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The US Federal Communications Commission on Wednesday adopted new franchising rules designed to make it easier for leading telecommunications groups to offer television services in competition with cable operators.
The new rules, aimed at cutting costs for consumers, come amid unprecedented levels of direct competition between cable and telecoms rivals as they seek to lure customers with a bundle of multi-channel television, high-speed internet and telephone services.
The rules, approved in a split 3:2 vote along party lines, were condemned by cable operators, and they indicated they could challenge them in the courts.
“Today’s order doesn’t provide a level playing field, a concept that has been universally supported up until now at federal, state, and local levels,” said the National Cable and Telecommunications Association, which represents the leading cable operators. It questioned whether the FCC “has the legal authority to establish separate regimes for incumbents and new entrants”.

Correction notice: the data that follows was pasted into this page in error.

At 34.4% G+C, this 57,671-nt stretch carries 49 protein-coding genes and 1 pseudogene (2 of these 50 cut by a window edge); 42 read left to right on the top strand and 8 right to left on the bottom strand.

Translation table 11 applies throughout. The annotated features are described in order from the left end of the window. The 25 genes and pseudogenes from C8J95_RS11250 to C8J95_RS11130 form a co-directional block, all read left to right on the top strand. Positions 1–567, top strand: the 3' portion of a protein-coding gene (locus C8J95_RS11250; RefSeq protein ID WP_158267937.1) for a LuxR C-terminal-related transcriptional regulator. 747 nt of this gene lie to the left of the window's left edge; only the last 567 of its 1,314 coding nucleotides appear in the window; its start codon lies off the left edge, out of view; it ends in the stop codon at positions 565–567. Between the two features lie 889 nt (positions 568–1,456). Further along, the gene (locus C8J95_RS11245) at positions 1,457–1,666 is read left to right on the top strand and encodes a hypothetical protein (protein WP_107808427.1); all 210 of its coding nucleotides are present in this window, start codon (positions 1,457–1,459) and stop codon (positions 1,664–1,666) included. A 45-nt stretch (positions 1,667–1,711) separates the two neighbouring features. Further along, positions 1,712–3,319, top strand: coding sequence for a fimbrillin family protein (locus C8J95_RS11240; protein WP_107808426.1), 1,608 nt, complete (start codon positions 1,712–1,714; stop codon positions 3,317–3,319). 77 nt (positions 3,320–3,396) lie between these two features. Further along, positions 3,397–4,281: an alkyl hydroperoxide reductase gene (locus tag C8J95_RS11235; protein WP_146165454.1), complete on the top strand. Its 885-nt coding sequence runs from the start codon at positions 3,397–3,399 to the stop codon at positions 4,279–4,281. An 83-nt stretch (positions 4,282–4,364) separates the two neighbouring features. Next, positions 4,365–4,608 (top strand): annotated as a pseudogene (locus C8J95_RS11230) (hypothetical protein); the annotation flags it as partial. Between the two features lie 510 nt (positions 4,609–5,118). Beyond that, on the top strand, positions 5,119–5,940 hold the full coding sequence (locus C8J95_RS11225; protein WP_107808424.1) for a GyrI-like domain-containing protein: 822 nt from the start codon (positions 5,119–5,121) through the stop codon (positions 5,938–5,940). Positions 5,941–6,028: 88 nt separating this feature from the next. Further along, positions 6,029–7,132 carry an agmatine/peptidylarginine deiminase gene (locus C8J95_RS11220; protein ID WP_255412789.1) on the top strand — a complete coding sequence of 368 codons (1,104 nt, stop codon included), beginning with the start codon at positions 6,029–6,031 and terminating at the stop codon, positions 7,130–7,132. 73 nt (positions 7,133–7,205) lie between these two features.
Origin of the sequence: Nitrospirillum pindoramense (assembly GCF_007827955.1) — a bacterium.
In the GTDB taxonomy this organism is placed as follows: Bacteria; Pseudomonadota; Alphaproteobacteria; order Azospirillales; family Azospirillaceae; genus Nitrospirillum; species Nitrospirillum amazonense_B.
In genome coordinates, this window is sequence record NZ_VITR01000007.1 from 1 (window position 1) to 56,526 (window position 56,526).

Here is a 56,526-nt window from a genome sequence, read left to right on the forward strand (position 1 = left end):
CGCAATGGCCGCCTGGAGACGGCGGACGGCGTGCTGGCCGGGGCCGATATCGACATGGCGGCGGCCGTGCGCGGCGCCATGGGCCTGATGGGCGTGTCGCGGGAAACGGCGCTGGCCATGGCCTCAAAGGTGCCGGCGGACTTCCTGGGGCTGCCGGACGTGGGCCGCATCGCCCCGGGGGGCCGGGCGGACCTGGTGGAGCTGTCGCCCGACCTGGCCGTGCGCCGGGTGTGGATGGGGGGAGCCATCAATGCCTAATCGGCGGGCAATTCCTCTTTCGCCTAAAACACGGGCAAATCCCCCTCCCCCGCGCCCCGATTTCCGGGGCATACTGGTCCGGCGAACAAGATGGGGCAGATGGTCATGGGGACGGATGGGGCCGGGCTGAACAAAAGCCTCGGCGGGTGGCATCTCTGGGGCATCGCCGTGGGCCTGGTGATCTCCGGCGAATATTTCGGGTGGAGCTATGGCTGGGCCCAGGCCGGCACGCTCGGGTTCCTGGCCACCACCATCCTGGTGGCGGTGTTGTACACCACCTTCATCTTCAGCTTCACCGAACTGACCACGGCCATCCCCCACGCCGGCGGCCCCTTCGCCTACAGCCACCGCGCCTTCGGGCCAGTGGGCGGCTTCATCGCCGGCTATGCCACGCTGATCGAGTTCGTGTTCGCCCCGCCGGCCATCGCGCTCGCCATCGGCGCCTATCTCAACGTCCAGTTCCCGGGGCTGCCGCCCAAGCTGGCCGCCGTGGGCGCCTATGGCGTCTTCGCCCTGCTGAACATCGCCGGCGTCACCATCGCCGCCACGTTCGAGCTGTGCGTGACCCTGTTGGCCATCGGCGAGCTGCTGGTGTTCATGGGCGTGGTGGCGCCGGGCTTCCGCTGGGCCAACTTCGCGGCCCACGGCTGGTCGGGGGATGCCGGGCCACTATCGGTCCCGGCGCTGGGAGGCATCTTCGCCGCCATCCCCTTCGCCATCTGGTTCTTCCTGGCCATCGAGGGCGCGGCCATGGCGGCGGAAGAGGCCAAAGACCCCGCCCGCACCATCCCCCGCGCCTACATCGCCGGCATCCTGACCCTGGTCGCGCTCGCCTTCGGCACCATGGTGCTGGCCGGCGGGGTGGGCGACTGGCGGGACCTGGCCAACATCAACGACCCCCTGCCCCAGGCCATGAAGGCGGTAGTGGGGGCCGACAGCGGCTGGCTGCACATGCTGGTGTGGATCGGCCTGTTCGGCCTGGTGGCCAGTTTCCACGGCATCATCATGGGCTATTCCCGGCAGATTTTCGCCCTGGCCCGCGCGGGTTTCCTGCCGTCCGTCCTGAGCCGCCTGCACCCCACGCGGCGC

The rules, designed to limit “unreasonable delays” imposed by local authorities considering franchise applications from new entrants, could also further stoke concerns among Democrats about the FCC’s policies under Kevin Martin, its Republican chairman.
The new regulations could affect the speed at which telecoms groups such as AT&T and Verizon can roll out their television offerings, which are only available in small parts of the US.
Ahead of the ruling, John Dingell, the incoming Democrat chairman of the House energy and commerce committee, questioned whether the FCC had the legal authority to issue rules that would make it easier for new competitors to enter the television business.
On Wednesday Jonathan Adelstein and Michael Copps, the two Democrats on the commission, also criticised the measure, questioning the agency’s evidence that there are barriers to entry by competitors.
Unless challenged in court, the new FCC rules will require local cable franchising authorities to speed up reviews of new applications from competitors with access to local rights-of-way within 90 days, and within six months for other new competitors.
The FCC rules will also ban local governments from forcing new competitors to build new systems more quickly than incumbent carriers and to count certain costs required of new carriers to go towards the 5 per cent franchise fee they pay.
“The FCC is standing up for consumers who are tired of skyrocketing cable bills and want greater choice in service providers and programming,” said Susanne Guyer, Verizon Communication’s senior vice-president for federal regulatory affairs.
Critics claim there are no guarantees that the entrance of AT&T and Verizon will result in lower prices.
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